I fell off the fit wagon.
And back onto the fat one.
Which, frankly, is much better. Instead of treadmills and weight benches, it's filled with pizza, second helpings and rivers of salad dressing. And it even makes regular stops at the ice cream stand!
But despite my unfortunate willingness to welcome desserts back into my life, being fat is so much EASIER. Fitness takes work. Hours and hours of sweat-filled work that, for me, amounted to very little other than a temporary boost in energy.
The worst part is that I was starting to notice a difference. My mood improved even though I was still a walking zombie. Knowing that it took 30 minutes on the elliptical to burn 200 calories made me far less likely to ignore the healthy dinner I had packed for work and run to the nearest Chinese buffet for a mound of takeout. Even though I stock up on veggies, they're still in very close proximity to the chicken pieces encased in fried batter and dunked in savory sodium.
For the first two weeks of the monthlong membership I purchased, I went way more than I had ever anticipated. When Jerry got home from work in the afternoon, we ate lunch as a family, then we took turns watching Allison while the other worked it off.
At first it was addicting. As the elliptical got easier, I cranked up the settings and pushed my legs, lungs and sweat glands even harder. On good days, one of the TVs was set to some ridiculous afternoon soap opera that I quickly became addicted to even though I was forced to read what they were saying in a subtitled scroll at the bottom of the screen thanks to the metal blaring through the gym.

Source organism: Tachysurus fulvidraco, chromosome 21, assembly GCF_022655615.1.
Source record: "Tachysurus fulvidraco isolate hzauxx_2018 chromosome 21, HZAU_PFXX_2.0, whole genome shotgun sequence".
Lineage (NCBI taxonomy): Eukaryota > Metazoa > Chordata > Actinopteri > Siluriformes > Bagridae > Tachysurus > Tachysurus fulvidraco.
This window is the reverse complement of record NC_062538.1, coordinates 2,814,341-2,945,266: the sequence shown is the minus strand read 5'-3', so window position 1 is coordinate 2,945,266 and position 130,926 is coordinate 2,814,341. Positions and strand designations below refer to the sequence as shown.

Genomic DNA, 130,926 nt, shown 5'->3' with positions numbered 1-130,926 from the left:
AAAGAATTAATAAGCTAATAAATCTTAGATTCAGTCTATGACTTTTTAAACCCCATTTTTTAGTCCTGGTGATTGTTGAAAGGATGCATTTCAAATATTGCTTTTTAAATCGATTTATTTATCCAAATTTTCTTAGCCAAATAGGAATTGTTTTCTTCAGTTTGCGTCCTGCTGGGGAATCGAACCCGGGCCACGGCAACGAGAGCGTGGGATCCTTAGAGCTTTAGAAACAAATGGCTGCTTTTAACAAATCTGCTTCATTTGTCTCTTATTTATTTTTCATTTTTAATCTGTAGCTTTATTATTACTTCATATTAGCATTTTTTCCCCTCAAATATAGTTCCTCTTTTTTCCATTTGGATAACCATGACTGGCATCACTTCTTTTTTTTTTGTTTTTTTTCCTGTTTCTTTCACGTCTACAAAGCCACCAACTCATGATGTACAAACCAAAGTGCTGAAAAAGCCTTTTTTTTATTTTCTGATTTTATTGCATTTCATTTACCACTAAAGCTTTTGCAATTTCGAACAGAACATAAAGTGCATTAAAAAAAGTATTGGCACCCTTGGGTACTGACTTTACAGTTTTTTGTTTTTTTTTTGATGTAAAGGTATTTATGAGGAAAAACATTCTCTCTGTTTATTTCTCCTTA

Sometimes my machine would beep, indicating that I'd finished my workout, without warning. Instead of desperately counting down the final minutes in heaving exasperation, I'd be hanging onto every typed word, wondering if What's-his-douche's girlfriend would end up having Buffy McLoser's wife's in-vitro baby.
And, my god, I'd be lying if I said that it didn't encourage me to keep pedaling for a few extra minutes just so I could make it to the end of the show under the guise of working out. You know, instead of looking like an idiot just standing in the middle of the gym floor watching to see what comes next in a story so ridiculously out-of-touch from real life that it's like TV crack.
But reality eventually set in.
My legs started aching. I got weird pains on the balls of my feet. I hated even the short drive. I got bored pedaling to nowhere. The skinny tattoo-covered loudmouth who always screamed about his mixed martial arts fighting prowess while we shared the gym made me want to shove a barbell down his throat. And, worst of all, the TV closest to the ellipticals was suddenly and consistently tuned to BASKETBALL.
More like basketboring. My idea of March Madness is realizing that people actually get excited about crap like that. Meanwhile, What's-his-douche's girlfriend could've left him for Buffy McLoser AND I WOULDN'T EVEN KNOW ABOUT IT!
Then my blissful regular real-people schedule week at work came and went without a single workout. And the week after that was sporadic at best. And before I knew it, I was facing the possibility of shelling out another 50 bucks for being forced to watch basketboring while listening to tattoo face spew out new and exciting ways to tell the room how EFFING AWESOME he is.
The day my membership expired, Jerry came home from the gym saying that the owner had asked about me.
"Tell him that when he offers child care, adds an anti-loser clause and mandates soap operas, I'll consider paying his exorbitant prices."
Until then, I'm going to invest the $50 I would've spent for April and get a new pair of running shoes.
Maybe I'll catch back up to the fit wagon eventually.